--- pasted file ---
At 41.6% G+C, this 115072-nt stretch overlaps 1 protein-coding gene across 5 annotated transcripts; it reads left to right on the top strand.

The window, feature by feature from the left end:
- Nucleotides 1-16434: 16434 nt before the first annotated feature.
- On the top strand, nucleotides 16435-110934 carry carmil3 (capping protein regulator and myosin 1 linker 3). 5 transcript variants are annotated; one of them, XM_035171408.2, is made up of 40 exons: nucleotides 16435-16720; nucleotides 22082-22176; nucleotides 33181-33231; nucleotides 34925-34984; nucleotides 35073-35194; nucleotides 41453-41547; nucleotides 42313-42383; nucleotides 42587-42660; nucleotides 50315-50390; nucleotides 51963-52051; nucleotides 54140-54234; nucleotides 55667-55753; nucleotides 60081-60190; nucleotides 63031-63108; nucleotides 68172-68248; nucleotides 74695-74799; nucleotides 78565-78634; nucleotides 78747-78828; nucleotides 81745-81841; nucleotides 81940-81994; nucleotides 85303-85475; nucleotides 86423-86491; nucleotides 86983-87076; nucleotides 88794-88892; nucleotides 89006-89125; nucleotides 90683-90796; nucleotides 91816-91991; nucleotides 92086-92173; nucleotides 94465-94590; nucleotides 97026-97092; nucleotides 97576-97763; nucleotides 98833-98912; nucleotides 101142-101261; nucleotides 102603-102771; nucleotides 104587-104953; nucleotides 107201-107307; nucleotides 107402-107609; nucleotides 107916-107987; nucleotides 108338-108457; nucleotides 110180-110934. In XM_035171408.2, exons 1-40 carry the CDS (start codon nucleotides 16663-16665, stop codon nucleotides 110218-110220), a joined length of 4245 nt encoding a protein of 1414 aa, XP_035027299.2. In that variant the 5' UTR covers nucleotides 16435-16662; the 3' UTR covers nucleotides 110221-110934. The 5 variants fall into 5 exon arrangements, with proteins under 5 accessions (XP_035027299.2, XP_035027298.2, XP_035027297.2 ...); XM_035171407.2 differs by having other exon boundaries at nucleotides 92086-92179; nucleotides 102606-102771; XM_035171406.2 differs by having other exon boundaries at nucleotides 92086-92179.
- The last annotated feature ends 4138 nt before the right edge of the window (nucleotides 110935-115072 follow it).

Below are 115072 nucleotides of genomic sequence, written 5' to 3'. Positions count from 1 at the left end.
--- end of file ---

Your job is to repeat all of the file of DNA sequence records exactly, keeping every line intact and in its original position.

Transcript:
At 41.6% G+C, this 115072-nt stretch overlaps 1 protein-coding gene across 5 annotated transcripts; it reads left to right on the top strand.

The window, feature by feature from the left end:
- Nucleotides 1-16434: 16434 nt before the first annotated feature.
- On the top strand, nucleotides 16435-110934 carry carmil3 (capping protein regulator and myosin 1 linker 3). 5 transcript variants are annotated; one of them, XM_035171408.2, is made up of 40 exons: nucleotides 16435-16720; nucleotides 22082-22176; nucleotides 33181-33231; nucleotides 34925-34984; nucleotides 35073-35194; nucleotides 41453-41547; nucleotides 42313-42383; nucleotides 42587-42660; nucleotides 50315-50390; nucleotides 51963-52051; nucleotides 54140-54234; nucleotides 55667-55753; nucleotides 60081-60190; nucleotides 63031-63108; nucleotides 68172-68248; nucleotides 74695-74799; nucleotides 78565-78634; nucleotides 78747-78828; nucleotides 81745-81841; nucleotides 81940-81994; nucleotides 85303-85475; nucleotides 86423-86491; nucleotides 86983-87076; nucleotides 88794-88892; nucleotides 89006-89125; nucleotides 90683-90796; nucleotides 91816-91991; nucleotides 92086-92173; nucleotides 94465-94590; nucleotides 97026-97092; nucleotides 97576-97763; nucleotides 98833-98912; nucleotides 101142-101261; nucleotides 102603-102771; nucleotides 104587-104953; nucleotides 107201-107307; nucleotides 107402-107609; nucleotides 107916-107987; nucleotides 108338-108457; nucleotides 110180-110934. In XM_035171408.2, exons 1-40 carry the CDS (start codon nucleotides 16663-16665, stop codon nucleotides 110218-110220), a joined length of 4245 nt encoding a protein of 1414 aa, XP_035027299.2. In that variant the 5' UTR covers nucleotides 16435-16662; the 3' UTR covers nucleotides 110221-110934. The 5 variants fall into 5 exon arrangements, with proteins under 5 accessions (XP_035027299.2, XP_035027298.2, XP_035027297.2 ...); XM_035171407.2 differs by having other exon boundaries at nucleotides 92086-92179; nucleotides 102606-102771; XM_035171406.2 differs by having other exon boundaries at nucleotides 92086-92179.
- The last annotated feature ends 4138 nt before the right edge of the window (nucleotides 110935-115072 follow it).

Below are 115072 nucleotides of genomic sequence, written 5' to 3'. Positions count from 1 at the left end.